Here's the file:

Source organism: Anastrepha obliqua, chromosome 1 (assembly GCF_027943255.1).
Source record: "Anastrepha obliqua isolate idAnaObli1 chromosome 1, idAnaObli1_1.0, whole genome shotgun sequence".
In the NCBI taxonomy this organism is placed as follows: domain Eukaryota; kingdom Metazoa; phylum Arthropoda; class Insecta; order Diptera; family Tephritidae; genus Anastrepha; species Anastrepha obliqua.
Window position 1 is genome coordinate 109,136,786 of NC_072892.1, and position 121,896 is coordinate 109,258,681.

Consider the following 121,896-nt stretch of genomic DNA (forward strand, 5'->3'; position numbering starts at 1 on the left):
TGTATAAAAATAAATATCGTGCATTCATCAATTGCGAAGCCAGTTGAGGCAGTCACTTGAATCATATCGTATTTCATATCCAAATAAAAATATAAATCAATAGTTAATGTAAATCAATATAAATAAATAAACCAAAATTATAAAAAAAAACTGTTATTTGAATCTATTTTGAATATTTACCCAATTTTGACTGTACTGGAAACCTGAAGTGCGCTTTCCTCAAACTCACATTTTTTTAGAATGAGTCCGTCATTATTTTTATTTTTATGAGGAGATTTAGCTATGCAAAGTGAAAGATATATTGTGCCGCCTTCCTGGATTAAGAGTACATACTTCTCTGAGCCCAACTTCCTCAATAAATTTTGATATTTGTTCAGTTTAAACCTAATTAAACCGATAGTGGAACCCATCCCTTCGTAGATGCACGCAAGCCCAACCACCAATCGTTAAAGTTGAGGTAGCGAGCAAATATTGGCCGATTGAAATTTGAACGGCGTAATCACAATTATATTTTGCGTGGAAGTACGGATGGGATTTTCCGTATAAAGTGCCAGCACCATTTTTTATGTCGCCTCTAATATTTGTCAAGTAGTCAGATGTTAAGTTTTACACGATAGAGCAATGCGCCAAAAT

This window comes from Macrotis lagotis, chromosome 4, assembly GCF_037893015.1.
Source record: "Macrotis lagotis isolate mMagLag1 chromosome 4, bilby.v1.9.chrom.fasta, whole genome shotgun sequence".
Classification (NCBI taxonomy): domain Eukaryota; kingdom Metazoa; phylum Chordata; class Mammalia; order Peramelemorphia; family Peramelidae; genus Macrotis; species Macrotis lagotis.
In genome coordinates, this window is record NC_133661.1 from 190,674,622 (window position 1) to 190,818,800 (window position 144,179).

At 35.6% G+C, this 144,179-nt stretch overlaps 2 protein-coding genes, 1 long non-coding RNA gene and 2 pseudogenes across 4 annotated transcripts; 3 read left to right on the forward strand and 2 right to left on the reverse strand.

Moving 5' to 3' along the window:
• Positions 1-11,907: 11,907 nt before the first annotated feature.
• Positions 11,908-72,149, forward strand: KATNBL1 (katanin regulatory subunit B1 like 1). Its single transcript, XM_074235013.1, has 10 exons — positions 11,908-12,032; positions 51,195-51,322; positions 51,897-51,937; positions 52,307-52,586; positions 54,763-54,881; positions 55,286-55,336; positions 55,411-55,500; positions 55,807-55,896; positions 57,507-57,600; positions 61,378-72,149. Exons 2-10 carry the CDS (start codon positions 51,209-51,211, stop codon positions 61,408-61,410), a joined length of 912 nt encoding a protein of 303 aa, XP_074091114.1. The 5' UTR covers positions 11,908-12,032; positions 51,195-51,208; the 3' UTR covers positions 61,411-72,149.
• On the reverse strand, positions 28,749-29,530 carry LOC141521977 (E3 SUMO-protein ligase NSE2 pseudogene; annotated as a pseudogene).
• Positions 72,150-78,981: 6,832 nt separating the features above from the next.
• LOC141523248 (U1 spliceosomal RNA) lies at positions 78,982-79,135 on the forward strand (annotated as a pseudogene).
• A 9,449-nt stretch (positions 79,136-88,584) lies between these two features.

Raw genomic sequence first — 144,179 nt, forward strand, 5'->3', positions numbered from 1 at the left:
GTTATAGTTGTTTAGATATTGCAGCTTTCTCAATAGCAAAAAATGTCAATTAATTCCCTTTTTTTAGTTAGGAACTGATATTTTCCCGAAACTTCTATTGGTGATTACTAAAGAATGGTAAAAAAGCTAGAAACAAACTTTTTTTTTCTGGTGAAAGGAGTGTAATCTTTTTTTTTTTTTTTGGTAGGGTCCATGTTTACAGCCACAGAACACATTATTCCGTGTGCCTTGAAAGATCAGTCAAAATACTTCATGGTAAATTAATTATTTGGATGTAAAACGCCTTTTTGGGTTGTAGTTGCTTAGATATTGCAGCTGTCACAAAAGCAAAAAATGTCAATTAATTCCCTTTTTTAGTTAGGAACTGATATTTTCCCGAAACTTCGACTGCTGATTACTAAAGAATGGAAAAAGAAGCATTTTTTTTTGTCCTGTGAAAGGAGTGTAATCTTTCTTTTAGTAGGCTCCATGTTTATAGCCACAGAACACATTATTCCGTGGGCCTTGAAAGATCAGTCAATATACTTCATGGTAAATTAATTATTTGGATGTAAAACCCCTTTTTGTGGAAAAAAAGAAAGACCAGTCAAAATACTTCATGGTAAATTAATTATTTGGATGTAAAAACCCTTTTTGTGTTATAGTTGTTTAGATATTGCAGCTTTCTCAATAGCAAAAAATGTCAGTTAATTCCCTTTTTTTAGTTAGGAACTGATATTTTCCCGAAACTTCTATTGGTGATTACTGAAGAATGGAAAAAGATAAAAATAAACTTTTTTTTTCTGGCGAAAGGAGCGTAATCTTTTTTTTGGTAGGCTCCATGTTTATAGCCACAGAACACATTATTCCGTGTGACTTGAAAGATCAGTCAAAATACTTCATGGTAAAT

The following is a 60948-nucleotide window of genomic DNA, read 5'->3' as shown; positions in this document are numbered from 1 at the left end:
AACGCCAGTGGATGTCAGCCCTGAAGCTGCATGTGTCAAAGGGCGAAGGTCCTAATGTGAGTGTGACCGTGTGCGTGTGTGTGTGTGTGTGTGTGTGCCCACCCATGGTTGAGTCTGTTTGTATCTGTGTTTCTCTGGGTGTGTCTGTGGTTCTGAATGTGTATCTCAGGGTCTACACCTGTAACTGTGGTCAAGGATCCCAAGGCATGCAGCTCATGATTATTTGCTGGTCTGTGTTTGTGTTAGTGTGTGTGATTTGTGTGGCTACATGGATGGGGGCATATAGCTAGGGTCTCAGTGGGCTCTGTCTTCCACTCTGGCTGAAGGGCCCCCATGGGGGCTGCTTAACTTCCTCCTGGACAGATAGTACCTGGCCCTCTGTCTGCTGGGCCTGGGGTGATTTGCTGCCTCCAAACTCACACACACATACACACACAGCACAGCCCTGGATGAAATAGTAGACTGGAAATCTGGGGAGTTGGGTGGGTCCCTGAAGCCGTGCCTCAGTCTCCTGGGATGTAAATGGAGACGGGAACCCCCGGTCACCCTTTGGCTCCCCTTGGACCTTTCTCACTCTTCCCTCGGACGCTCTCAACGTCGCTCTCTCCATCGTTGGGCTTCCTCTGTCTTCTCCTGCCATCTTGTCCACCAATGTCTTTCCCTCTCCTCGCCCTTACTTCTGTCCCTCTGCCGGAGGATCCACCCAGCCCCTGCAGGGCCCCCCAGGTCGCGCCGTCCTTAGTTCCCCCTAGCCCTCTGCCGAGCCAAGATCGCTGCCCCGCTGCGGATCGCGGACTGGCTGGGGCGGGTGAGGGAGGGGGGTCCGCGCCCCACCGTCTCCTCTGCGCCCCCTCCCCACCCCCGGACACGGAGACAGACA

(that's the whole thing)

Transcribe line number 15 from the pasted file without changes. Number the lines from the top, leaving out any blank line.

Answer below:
• On the reverse strand, positions 28,749-29,530 carry LOC141521977 (E3 SUMO-protein ligase NSE2 pseudogene; annotated as a pseudogene).